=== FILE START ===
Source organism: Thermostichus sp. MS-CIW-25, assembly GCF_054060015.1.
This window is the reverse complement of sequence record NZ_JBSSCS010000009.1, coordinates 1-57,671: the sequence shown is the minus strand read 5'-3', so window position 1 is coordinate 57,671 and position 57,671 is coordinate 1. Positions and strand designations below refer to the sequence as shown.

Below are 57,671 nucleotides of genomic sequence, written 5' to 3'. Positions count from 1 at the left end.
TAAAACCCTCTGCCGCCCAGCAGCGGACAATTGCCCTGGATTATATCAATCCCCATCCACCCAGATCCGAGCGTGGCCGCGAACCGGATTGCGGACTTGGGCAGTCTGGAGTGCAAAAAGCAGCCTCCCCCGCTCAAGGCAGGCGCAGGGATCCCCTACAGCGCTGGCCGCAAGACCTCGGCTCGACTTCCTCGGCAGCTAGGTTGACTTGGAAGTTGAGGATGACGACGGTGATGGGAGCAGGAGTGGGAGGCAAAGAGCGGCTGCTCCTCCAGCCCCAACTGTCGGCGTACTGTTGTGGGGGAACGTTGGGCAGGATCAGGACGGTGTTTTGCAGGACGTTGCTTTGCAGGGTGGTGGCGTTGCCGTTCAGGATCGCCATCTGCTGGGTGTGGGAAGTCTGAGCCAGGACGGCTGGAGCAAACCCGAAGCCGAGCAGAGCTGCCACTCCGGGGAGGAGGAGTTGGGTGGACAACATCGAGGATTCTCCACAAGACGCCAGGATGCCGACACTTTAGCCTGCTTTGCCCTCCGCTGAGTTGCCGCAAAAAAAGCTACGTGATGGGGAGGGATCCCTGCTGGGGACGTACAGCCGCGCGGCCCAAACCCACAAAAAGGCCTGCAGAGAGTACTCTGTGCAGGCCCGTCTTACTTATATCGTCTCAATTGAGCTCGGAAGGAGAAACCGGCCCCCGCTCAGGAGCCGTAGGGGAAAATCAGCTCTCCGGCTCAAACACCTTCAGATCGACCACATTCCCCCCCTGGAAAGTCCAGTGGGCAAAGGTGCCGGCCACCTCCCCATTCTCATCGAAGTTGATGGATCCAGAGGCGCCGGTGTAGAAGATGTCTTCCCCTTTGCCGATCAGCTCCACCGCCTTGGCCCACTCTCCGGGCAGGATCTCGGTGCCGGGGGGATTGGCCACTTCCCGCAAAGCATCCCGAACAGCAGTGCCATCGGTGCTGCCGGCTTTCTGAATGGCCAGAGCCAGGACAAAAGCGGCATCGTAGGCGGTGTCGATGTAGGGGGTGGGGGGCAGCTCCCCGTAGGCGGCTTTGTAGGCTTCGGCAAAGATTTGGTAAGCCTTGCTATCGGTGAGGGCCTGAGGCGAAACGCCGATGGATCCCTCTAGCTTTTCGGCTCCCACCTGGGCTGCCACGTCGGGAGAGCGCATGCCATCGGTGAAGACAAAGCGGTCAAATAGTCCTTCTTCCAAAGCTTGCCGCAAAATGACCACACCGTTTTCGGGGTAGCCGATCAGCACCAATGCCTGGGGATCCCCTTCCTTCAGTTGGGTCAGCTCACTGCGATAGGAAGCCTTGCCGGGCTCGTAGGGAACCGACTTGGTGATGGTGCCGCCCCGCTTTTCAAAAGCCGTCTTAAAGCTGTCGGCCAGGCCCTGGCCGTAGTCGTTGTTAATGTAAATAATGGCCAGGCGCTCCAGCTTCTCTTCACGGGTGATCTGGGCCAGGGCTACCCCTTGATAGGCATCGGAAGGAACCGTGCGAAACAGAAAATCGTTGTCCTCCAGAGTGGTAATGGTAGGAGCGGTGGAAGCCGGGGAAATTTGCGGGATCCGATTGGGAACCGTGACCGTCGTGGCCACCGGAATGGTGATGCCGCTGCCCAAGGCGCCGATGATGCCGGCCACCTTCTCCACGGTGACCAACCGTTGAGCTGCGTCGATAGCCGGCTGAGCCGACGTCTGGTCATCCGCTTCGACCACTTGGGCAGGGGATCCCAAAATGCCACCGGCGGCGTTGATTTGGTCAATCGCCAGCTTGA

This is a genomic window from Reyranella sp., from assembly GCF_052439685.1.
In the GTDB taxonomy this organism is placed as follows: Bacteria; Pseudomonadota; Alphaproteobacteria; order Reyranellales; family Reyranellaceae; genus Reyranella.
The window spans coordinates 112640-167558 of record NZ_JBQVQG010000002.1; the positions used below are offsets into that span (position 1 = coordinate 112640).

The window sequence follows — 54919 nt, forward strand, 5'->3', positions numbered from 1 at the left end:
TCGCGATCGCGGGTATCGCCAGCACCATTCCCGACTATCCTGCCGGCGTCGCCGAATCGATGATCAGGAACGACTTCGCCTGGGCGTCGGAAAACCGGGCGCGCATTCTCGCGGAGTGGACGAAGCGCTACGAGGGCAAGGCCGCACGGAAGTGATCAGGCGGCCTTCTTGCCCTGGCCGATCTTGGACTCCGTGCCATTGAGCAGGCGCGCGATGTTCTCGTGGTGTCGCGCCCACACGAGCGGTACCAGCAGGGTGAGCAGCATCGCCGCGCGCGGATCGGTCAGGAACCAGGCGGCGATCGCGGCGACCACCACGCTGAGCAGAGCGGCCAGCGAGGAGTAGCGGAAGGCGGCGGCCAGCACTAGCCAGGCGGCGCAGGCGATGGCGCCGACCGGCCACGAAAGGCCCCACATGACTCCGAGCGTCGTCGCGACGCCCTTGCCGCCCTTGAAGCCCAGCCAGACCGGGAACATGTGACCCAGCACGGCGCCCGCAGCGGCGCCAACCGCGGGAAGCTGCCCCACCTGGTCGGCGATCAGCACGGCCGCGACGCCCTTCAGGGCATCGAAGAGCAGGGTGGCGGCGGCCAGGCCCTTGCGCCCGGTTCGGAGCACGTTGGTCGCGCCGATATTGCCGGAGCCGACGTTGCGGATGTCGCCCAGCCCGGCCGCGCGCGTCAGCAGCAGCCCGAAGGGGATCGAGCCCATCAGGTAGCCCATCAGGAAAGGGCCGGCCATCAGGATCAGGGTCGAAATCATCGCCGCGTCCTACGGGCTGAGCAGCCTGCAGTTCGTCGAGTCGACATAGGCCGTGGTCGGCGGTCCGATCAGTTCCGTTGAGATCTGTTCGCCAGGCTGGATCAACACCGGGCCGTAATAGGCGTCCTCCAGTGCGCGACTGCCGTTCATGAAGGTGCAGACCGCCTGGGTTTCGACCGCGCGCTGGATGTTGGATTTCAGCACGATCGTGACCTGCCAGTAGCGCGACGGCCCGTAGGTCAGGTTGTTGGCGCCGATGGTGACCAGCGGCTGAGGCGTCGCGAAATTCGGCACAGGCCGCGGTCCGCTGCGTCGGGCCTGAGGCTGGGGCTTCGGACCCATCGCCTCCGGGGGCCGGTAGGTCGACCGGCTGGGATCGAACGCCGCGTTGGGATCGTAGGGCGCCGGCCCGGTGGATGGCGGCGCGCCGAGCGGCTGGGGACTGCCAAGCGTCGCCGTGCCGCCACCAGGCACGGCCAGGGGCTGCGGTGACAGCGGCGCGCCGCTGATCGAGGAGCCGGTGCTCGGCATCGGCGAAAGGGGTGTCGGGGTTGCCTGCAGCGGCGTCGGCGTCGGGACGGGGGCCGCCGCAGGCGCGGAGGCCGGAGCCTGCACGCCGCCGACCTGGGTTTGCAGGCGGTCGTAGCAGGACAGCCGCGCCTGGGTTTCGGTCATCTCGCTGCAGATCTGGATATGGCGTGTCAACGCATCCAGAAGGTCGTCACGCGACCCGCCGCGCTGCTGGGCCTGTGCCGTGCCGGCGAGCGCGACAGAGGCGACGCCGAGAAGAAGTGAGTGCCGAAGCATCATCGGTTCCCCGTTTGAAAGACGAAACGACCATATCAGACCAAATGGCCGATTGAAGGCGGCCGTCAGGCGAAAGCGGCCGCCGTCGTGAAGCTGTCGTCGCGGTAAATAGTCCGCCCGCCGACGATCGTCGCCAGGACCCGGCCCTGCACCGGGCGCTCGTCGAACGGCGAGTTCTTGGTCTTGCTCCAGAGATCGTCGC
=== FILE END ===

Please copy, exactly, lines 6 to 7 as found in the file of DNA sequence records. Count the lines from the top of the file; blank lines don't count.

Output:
In the GTDB taxonomy this organism is placed as follows: Bacteria; Pseudomonadota; Alphaproteobacteria; order Reyranellales; family Reyranellaceae; genus Reyranella.
The window spans coordinates 112640-167558 of record NZ_JBQVQG010000002.1; the positions used below are offsets into that span (position 1 = coordinate 112640).